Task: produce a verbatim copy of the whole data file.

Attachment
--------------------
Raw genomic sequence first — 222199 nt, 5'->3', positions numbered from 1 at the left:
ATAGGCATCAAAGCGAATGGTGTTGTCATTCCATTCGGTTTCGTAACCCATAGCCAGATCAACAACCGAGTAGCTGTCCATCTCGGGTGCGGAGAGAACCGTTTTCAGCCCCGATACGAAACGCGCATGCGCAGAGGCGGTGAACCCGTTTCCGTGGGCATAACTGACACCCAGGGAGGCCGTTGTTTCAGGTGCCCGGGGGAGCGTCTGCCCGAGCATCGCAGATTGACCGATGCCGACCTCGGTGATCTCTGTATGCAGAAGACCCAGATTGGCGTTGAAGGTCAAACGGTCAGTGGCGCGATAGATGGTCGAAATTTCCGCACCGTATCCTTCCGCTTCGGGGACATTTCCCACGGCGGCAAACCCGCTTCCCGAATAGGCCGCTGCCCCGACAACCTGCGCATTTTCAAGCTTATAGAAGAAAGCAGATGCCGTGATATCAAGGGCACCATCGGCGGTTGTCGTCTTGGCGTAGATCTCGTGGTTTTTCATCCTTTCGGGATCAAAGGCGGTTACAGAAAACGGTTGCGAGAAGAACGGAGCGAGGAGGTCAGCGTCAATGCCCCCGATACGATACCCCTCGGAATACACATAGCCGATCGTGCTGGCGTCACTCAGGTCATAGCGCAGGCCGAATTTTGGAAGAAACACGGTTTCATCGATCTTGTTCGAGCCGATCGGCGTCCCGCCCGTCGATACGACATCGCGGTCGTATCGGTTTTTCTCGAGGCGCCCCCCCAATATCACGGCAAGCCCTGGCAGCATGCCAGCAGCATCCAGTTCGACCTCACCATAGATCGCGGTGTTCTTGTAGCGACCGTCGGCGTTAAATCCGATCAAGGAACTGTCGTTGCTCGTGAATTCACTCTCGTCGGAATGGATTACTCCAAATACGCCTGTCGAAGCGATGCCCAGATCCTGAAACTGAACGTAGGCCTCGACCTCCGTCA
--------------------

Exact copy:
Raw genomic sequence first — 222199 nt, 5'->3', positions numbered from 1 at the left:
ATAGGCATCAAAGCGAATGGTGTTGTCATTCCATTCGGTTTCGTAACCCATAGCCAGATCAACAACCGAGTAGCTGTCCATCTCGGGTGCGGAGAGAACCGTTTTCAGCCCCGATACGAAACGCGCATGCGCAGAGGCGGTGAACCCGTTTCCGTGGGCATAACTGACACCCAGGGAGGCCGTTGTTTCAGGTGCCCGGGGGAGCGTCTGCCCGAGCATCGCAGATTGACCGATGCCGACCTCGGTGATCTCTGTATGCAGAAGACCCAGATTGGCGTTGAAGGTCAAACGGTCAGTGGCGCGATAGATGGTCGAAATTTCCGCACCGTATCCTTCCGCTTCGGGGACATTTCCCACGGCGGCAAACCCGCTTCCCGAATAGGCCGCTGCCCCGACAACCTGCGCATTTTCAAGCTTATAGAAGAAAGCAGATGCCGTGATATCAAGGGCACCATCGGCGGTTGTCGTCTTGGCGTAGATCTCGTGGTTTTTCATCCTTTCGGGATCAAAGGCGGTTACAGAAAACGGTTGCGAGAAGAACGGAGCGAGGAGGTCAGCGTCAATGCCCCCGATACGATACCCCTCGGAATACACATAGCCGATCGTGCTGGCGTCACTCAGGTCATAGCGCAGGCCGAATTTTGGAAGAAACACGGTTTCATCGATCTTGTTCGAGCCGATCGGCGTCCCGCCCGTCGATACGACATCGCGGTCGTATCGGTTTTTCTCGAGGCGCCCCCCCAATATCACGGCAAGCCCTGGCAGCATGCCAGCAGCATCCAGTTCGACCTCACCATAGATCGCGGTGTTCTTGTAGCGACCGTCGGCGTTAAATCCGATCAAGGAACTGTCGTTGCTCGTGAATTCACTCTCGTCGGAATGGATTACTCCAAATACGCCTGTCGAAGCGATGCCCAGATCCTGAAACTGAACGTAGGCCTCGACCTCCGTCA